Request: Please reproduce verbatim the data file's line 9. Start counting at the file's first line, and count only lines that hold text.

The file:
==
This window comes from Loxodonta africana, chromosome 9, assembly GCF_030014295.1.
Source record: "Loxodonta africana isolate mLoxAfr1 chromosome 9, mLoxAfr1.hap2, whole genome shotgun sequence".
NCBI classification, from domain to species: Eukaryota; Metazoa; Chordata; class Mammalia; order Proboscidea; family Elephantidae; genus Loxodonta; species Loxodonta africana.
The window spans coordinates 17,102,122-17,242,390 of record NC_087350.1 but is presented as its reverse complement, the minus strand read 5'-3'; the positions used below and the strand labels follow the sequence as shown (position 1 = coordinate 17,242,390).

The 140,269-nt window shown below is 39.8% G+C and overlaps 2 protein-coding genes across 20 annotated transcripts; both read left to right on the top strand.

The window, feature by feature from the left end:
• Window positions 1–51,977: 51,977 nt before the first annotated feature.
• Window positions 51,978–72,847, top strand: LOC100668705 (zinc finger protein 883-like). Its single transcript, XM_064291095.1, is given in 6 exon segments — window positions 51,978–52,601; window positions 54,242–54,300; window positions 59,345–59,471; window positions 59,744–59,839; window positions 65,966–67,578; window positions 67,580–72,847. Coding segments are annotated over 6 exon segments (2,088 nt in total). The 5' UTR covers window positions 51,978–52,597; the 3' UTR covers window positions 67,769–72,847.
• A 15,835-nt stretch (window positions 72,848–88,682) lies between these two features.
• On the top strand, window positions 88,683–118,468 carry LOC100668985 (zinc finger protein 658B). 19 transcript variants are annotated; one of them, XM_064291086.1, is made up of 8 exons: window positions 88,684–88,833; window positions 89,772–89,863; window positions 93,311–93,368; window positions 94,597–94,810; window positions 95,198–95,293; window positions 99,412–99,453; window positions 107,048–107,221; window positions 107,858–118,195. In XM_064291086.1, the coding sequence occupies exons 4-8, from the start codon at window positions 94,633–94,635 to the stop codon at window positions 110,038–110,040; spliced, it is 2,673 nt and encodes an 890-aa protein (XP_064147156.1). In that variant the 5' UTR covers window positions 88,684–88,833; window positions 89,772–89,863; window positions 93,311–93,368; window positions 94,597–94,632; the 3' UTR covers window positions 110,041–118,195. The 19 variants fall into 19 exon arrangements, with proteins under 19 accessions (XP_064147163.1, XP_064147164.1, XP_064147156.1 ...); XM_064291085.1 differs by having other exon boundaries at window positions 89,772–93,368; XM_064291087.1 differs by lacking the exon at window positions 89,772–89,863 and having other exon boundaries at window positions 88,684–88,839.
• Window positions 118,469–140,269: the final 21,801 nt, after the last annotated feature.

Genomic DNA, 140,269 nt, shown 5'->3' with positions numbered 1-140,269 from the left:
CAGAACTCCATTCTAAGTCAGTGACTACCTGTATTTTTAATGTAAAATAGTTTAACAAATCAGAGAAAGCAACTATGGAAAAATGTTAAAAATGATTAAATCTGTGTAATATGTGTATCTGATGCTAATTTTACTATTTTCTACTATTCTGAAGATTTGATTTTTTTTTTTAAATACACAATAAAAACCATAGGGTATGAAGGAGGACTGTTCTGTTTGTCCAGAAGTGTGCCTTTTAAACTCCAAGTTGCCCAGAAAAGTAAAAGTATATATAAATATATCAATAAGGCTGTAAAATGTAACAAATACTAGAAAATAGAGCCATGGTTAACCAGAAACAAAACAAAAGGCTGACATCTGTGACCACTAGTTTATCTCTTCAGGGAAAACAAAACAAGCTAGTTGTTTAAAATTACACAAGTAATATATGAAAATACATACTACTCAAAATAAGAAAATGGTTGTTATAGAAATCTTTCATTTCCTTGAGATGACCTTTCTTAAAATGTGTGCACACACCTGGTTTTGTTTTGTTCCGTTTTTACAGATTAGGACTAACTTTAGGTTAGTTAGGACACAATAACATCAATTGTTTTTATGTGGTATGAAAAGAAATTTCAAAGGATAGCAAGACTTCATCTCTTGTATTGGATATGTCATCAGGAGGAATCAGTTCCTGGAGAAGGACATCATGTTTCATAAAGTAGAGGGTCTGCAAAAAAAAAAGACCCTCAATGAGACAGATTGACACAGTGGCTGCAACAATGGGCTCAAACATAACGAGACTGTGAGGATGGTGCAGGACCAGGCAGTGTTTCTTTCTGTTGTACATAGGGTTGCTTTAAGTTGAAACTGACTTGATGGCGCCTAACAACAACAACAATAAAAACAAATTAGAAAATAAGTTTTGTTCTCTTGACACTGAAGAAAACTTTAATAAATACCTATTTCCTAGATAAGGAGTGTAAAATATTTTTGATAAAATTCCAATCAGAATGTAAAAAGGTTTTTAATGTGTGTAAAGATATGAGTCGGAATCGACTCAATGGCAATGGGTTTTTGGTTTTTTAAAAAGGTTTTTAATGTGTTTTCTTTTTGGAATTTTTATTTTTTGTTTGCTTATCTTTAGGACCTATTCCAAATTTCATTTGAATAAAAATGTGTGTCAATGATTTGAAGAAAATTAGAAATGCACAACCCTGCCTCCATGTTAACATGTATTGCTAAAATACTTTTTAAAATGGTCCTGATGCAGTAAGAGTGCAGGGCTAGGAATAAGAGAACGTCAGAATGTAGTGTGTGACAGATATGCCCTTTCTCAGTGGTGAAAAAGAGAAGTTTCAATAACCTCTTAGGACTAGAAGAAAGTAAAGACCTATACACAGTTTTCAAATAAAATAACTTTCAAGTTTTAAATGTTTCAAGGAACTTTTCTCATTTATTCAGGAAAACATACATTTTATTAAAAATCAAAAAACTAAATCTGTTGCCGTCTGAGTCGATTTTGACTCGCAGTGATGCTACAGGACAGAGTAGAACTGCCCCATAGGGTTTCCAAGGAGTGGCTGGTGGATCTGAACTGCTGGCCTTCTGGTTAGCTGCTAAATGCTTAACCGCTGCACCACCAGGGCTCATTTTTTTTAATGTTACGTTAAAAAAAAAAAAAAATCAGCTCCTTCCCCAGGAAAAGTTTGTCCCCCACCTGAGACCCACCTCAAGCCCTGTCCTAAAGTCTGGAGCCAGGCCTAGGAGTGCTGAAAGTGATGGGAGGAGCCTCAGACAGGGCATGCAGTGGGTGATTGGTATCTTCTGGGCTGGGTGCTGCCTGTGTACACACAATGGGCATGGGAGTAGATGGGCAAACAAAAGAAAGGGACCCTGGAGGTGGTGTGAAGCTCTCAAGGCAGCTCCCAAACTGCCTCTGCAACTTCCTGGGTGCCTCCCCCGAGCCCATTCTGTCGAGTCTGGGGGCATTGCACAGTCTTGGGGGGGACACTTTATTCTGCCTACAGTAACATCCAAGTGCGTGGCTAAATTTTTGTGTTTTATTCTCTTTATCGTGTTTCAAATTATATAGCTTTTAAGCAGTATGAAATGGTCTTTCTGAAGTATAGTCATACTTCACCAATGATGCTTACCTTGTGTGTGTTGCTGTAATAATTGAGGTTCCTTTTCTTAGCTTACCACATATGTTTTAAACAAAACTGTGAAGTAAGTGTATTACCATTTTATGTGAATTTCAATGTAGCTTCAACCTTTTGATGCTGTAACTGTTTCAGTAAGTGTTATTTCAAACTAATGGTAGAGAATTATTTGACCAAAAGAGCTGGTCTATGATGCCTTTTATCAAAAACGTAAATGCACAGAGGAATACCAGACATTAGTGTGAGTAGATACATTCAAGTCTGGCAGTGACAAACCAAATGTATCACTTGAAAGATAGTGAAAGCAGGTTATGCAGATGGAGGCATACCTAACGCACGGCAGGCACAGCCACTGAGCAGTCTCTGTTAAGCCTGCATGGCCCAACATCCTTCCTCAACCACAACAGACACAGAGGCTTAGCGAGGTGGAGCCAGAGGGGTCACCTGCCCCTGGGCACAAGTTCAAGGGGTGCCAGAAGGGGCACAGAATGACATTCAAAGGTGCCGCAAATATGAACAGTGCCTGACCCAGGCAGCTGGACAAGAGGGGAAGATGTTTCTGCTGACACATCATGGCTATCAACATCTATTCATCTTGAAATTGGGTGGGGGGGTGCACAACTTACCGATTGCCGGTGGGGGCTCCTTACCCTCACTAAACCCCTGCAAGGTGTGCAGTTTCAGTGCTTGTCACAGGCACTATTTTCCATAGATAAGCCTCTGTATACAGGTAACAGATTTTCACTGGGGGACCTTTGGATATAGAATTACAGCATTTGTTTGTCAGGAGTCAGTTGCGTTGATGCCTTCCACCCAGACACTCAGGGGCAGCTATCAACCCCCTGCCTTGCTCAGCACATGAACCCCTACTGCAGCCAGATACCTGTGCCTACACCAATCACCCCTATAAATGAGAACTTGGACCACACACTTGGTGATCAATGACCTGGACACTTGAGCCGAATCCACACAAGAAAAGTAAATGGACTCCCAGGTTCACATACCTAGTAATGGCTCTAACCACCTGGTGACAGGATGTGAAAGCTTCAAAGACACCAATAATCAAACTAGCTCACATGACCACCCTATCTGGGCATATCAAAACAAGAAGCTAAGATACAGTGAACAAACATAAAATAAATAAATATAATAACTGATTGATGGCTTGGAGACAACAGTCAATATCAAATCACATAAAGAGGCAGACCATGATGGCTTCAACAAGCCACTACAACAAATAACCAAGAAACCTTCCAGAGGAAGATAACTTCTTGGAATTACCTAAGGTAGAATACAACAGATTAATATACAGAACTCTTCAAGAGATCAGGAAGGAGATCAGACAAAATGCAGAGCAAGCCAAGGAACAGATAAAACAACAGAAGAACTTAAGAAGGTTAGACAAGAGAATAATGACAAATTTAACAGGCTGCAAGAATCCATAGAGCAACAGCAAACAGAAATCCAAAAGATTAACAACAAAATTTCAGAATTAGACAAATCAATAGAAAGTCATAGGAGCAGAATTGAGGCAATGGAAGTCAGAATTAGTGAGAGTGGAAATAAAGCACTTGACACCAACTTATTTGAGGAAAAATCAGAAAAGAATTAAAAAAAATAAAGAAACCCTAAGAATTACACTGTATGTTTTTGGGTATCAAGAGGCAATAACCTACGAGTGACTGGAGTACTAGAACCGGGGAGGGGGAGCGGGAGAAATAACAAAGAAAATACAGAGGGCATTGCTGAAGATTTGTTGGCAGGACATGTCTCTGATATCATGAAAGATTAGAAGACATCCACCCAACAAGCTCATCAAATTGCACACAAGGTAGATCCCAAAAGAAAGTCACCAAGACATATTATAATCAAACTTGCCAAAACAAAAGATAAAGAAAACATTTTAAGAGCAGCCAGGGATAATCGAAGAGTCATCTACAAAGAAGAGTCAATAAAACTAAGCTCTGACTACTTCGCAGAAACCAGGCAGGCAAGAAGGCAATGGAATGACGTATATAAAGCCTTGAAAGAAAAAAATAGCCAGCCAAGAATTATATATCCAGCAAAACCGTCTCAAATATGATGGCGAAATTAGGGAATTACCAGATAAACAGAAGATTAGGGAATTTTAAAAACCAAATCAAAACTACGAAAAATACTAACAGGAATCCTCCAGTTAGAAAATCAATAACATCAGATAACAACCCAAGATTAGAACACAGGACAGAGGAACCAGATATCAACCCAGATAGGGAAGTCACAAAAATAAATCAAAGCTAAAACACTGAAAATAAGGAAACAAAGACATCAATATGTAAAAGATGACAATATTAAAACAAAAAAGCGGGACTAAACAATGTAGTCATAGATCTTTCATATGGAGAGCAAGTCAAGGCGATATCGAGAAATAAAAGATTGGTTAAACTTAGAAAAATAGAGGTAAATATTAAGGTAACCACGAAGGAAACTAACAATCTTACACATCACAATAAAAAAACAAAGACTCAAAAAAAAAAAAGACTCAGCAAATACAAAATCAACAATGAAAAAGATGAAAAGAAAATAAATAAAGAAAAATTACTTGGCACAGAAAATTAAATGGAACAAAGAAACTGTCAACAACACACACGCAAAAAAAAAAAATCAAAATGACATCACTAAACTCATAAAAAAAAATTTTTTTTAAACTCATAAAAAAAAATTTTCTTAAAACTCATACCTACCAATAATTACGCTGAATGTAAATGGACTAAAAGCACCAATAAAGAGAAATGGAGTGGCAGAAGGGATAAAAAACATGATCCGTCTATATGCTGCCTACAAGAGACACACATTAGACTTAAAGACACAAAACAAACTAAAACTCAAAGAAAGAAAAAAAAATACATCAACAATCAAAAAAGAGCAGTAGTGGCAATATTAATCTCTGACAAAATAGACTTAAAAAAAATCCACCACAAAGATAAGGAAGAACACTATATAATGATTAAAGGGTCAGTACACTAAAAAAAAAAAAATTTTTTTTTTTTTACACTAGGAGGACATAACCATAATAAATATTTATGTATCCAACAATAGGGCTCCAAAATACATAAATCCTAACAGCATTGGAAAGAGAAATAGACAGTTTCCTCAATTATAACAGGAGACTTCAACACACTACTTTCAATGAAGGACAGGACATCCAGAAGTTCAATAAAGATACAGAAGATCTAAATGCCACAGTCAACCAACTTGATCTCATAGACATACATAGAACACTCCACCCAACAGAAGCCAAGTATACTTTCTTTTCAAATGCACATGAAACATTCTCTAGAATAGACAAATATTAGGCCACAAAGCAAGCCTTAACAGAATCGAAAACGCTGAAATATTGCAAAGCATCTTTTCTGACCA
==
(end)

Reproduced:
• A 15,835-nt stretch (window positions 72,848–88,682) lies between these two features.